The result of this collaborative approach has been extraordinary – local authorities went out into their communities and delivered commemorative programmes of great quality, depth, integrity and creativity.  Projects, such as this one, are a reminder of the extraordinary capacity of local government to bring communities together for the greater good.  When the right structures are put in place to combine all of our respective efforts and expertise, wonderful things can happen.

I would like to, if I may, say a few words about Sr. Concepta Lynch – known to her family as Lily.  She was a talented and accomplished woman, who overcame great adversity in her early life, with the loss of her four siblings during infancy and both of her parents in her early teenage years.  Her Father, Thomas Lynch – the ‘King of Celtic Art’ – was greatly respected as an illuminator.  He nurtured his daughter’s creativity in illumination and heraldry at the Lynch Studio in Middle Abbey Street, Dublin.

By 1895, Lily’s talent as a gifted young artist and musician was recognised.  In 1896, she entered St. Mary’s Convent as a postulant nun, the same convent where she had received her education and she thrived within that enclosed and supportive environment.

Sr. Concepta’s artistry in oil painting and illumination are evident in the recording of feast days, significant events and most magnificently in the decoration of the Oratory of the Sacred Heart.  While remembered by many students as a shy and sensitive woman, Sr. Concepta channelled her creativity into drama, and we know that she enjoyed a little bit of fun and a good joke. Within the community, the Sisters called her Connie and many remarked on her contemplative nature and her superb singing voice.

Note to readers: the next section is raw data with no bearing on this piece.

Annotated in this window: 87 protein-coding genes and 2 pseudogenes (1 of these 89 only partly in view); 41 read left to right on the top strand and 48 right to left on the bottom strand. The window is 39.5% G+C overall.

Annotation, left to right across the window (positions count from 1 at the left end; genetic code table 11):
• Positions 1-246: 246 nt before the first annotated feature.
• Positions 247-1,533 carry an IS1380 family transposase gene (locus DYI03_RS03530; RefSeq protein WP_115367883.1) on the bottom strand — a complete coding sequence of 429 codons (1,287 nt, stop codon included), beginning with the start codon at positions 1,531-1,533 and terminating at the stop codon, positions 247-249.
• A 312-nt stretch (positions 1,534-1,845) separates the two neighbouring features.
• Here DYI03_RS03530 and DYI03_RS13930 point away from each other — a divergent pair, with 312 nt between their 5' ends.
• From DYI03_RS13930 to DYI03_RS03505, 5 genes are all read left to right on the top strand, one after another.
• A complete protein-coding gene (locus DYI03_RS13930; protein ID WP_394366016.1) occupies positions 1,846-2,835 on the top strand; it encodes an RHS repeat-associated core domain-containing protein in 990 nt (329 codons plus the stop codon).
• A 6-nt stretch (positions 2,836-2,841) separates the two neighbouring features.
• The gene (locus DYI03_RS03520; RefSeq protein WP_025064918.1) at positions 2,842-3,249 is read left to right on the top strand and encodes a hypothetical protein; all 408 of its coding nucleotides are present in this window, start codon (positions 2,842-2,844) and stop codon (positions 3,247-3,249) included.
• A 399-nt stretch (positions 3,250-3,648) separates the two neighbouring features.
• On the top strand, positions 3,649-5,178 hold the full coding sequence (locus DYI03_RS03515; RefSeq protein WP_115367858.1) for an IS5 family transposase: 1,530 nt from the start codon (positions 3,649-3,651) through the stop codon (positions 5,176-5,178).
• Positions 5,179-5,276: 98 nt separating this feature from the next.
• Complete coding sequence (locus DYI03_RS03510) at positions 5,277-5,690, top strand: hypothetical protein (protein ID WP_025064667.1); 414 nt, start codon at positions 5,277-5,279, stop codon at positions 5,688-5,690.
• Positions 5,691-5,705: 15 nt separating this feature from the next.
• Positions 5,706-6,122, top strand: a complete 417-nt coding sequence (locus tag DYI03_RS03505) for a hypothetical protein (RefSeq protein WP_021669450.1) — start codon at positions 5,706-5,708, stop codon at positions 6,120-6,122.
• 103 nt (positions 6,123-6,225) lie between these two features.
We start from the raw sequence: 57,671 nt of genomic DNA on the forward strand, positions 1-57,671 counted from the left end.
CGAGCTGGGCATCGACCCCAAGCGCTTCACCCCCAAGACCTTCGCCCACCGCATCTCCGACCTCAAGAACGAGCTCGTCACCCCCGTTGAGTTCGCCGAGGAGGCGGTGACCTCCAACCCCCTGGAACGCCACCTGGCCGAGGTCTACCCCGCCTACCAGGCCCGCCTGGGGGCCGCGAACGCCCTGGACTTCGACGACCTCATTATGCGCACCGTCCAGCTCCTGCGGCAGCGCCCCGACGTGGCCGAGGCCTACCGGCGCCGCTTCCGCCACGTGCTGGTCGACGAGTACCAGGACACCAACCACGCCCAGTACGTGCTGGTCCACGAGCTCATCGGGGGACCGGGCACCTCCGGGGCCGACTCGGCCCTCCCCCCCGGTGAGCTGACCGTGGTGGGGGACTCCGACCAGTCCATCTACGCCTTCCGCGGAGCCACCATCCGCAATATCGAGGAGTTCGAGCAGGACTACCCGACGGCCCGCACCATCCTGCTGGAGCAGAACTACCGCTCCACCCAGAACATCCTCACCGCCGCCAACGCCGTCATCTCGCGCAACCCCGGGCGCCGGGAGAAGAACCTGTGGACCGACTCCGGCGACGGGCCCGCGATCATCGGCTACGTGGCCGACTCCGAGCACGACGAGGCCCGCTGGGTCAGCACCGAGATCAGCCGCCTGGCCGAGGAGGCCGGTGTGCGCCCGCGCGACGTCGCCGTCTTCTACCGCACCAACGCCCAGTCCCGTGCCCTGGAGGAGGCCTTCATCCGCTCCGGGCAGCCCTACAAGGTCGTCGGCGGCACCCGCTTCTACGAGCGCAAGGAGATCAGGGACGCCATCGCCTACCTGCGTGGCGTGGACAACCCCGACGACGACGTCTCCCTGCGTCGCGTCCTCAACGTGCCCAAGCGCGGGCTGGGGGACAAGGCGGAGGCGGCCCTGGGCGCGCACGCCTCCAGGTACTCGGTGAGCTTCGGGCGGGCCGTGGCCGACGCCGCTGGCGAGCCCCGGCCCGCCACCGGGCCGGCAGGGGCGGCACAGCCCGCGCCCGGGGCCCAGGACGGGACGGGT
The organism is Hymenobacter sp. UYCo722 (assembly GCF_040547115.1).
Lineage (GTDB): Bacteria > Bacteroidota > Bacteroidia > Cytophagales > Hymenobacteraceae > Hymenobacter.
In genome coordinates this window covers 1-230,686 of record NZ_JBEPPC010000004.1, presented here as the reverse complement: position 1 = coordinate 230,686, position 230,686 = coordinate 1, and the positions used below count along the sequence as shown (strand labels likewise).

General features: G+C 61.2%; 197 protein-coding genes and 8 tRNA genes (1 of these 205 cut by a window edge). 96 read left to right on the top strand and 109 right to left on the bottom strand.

In 1919, the Dominican Sisters dedicated their Oratory to celebrate peace at the ending of World War I and to commemorate all of the local men who had fought and died on the Western Front.  Many of these men had attended primary school with the Dominicans and had learned songs in Sr. Concepta’s classes.

490 men from the wider Dún Laoghaire area died in the conflict.  During the Decade of Centenaries, we have explored, with respect and kindness, the differing motivations of those from this island, of all traditions, who participated and who lost their lives during World War I.  We will never know how they would have contributed to this land, had they not died before their time.  The Decade of Centenaries has shone a light on their stories, many of which were never previously heard.

Sr. Concepta’s lesson plans, artworks, stencils and other material related to the decoration of the Oratory were donated to the National Gallery of Ireland in 1992.  It is wonderful to see the oratory now restored and Sr. Concepta’s legacy preserved and protected for generations to come.  Her creativity and generosity of spirit will continue to inspire, nurture and guide people of all ages.

The artist, Veronica Heywood, described the Dominican Sisters as “Guardian Angels to over 140 artists,” many of you have joined our celebrations here today.

So I will conclude with a quote from Sr. Frances Lally, the custodian of the Oratory since 1962, she said the Oratory was

“The quiet place at the heart of all this creative energy, a place for contemplation, for meditation and for renewal.”

Congratulations to you all, and míle buíochas.